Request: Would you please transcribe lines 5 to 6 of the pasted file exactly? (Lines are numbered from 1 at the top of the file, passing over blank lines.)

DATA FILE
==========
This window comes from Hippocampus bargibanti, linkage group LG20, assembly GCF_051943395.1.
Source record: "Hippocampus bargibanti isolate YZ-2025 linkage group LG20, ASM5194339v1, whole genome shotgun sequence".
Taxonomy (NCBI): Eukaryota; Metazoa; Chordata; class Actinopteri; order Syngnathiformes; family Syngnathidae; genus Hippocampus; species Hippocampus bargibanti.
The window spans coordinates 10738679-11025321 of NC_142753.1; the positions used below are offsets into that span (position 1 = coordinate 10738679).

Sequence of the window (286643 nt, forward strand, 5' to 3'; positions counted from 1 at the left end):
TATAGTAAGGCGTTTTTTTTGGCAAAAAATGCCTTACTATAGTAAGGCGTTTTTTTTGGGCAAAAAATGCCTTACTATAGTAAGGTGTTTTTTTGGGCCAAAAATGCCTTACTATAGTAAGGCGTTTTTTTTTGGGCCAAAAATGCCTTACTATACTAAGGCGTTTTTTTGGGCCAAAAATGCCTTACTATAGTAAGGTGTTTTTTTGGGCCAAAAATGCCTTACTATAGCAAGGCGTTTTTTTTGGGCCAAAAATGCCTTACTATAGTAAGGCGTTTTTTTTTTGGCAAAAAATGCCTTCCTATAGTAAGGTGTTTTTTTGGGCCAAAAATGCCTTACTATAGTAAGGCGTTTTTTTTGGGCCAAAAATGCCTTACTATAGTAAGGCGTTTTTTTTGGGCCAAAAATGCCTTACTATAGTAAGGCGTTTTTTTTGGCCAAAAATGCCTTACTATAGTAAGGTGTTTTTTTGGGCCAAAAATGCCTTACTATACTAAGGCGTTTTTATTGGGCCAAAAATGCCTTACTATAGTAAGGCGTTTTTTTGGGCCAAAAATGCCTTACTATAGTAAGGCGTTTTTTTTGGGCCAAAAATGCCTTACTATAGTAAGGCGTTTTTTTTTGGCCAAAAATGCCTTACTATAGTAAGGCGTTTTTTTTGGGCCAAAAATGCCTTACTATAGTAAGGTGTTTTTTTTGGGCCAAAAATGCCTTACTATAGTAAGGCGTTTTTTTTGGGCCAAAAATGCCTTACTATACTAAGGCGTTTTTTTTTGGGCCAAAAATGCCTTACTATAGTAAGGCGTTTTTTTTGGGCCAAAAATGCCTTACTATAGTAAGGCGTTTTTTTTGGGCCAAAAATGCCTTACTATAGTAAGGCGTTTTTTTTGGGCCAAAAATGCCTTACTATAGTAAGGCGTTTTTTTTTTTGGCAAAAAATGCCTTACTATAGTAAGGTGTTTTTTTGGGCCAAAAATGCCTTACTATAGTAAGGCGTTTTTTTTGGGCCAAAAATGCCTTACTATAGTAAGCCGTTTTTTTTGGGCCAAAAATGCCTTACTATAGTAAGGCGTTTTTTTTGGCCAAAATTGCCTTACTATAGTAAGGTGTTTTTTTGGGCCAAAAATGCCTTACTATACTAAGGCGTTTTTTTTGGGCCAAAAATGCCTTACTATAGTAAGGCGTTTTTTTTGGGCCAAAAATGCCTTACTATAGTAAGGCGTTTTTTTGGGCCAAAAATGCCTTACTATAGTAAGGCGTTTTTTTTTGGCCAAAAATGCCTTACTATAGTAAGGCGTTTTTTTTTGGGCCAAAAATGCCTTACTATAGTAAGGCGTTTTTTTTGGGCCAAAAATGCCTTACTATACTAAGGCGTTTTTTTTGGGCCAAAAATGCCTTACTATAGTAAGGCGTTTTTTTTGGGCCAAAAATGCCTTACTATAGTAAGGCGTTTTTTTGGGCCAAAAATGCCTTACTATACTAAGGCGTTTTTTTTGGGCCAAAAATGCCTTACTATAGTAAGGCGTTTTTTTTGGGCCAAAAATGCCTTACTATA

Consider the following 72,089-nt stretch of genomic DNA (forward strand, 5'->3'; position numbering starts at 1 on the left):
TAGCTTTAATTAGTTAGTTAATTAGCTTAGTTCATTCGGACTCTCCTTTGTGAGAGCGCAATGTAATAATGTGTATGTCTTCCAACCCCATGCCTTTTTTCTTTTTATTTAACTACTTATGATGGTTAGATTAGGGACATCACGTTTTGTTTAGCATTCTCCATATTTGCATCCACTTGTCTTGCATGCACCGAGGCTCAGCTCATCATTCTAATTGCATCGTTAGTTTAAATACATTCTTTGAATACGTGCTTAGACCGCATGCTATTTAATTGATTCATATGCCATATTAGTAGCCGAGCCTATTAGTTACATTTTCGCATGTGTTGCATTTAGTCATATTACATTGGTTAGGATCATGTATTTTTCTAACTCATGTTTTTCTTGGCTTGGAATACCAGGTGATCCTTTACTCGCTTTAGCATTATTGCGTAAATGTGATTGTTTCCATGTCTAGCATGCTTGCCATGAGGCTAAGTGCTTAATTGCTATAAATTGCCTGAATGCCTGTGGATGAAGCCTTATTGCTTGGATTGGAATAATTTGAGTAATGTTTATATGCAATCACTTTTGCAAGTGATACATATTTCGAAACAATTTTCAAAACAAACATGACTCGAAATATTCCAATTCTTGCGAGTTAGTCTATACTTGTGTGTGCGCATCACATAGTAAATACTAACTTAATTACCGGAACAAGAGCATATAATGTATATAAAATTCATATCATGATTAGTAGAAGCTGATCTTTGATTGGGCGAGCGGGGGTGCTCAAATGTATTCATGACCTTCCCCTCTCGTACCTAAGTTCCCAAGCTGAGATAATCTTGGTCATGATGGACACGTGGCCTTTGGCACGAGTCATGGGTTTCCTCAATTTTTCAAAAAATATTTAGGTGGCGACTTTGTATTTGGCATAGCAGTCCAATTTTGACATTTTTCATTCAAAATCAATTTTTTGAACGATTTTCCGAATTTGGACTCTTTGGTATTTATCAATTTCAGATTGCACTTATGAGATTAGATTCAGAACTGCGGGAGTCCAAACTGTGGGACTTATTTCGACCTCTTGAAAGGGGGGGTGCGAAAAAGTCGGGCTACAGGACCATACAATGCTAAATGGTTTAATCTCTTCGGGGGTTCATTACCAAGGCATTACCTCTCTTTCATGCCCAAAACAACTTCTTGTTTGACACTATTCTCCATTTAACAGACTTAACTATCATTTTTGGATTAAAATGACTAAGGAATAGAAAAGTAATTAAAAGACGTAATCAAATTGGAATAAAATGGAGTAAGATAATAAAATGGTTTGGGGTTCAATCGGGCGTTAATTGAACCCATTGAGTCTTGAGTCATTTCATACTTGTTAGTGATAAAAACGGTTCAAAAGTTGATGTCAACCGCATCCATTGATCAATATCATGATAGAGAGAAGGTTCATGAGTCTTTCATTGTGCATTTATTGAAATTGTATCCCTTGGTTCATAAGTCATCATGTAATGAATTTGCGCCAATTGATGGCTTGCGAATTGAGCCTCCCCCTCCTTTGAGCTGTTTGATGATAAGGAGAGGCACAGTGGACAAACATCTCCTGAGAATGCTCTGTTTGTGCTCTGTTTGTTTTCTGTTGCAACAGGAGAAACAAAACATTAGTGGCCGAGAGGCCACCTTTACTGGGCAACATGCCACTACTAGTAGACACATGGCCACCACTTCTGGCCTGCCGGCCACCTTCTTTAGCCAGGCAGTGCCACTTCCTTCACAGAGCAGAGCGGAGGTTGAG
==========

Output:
Sequence of the window (286643 nt, forward strand, 5' to 3'; positions counted from 1 at the left end):
TATAGTAAGGCGTTTTTTTTGGCAAAAAATGCCTTACTATAGTAAGGCGTTTTTTTTGGGCAAAAAATGCCTTACTATAGTAAGGTGTTTTTTTGGGCCAAAAATGCCTTACTATAGTAAGGCGTTTTTTTTTGGGCCAAAAATGCCTTACTATACTAAGGCGTTTTTTTGGGCCAAAAATGCCTTACTATAGTAAGGTGTTTTTTTGGGCCAAAAATGCCTTACTATAGCAAGGCGTTTTTTTTGGGCCAAAAATGCCTTACTATAGTAAGGCGTTTTTTTTTTGGCAAAAAATGCCTTCCTATAGTAAGGTGTTTTTTTGGGCCAAAAATGCCTTACTATAGTAAGGCGTTTTTTTTGGGCCAAAAATGCCTTACTATAGTAAGGCGTTTTTTTTGGGCCAAAAATGCCTTACTATAGTAAGGCGTTTTTTTTGGCCAAAAATGCCTTACTATAGTAAGGTGTTTTTTTGGGCCAAAAATGCCTTACTATACTAAGGCGTTTTTATTGGGCCAAAAATGCCTTACTATAGTAAGGCGTTTTTTTGGGCCAAAAATGCCTTACTATAGTAAGGCGTTTTTTTTGGGCCAAAAATGCCTTACTATAGTAAGGCGTTTTTTTTTGGCCAAAAATGCCTTACTATAGTAAGGCGTTTTTTTTGGGCCAAAAATGCCTTACTATAGTAAGGTGTTTTTTTTGGGCCAAAAATGCCTTACTATAGTAAGGCGTTTTTTTTGGGCCAAAAATGCCTTACTATACTAAGGCGTTTTTTTTTGGGCCAAAAATGCCTTACTATAGTAAGGCGTTTTTTTTGGGCCAAAAATGCCTTACTATAGTAAGGCGTTTTTTTTGGGCCAAAAATGCCTTACTATAGTAAGGCGTTTTTTTTGGGCCAAAAATGCCTTACTATAGTAAGGCGTTTTTTTTTTTGGCAAAAAATGCCTTACTATAGTAAGGTGTTTTTTTGGGCCAAAAATGCCTTACTATAGTAAGGCGTTTTTTTTGGGCCAAAAATGCCTTACTATAGTAAGCCGTTTTTTTTGGGCCAAAAATGCCTTACTATAGTAAGGCGTTTTTTTTGGCCAAAATTGCCTTACTATAGTAAGGTGTTTTTTTGGGCCAAAAATGCCTTACTATACTAAGGCGTTTTTTTTGGGCCAAAAATGCCTTACTATAGTAAGGCGTTTTTTTTGGGCCAAAAATGCCTTACTATAGTAAGGCGTTTTTTTGGGCCAAAAATGCCTTACTATAGTAAGGCGTTTTTTTTTGGCCAAAAATGCCTTACTATAGTAAGGCGTTTTTTTTTGGGCCAAAAATGCCTTACTATAGTAAGGCGTTTTTTTTGGGCCAAAAATGCCTTACTATACTAAGGCGTTTTTTTTGGGCCAAAAATGCCTTACTATAGTAAGGCGTTTTTTTTGGGCCAAAAATGCCTTACTATAGTAAGGCGTTTTTTTGGGCCAAAAATGCCTTACTATACTAAGGCGTTTTTTTTGGGCCAAAAATGCCTTACTATAGTAAGGCGTTTTTTTTGGGCCAAAAATGCCTTACTATA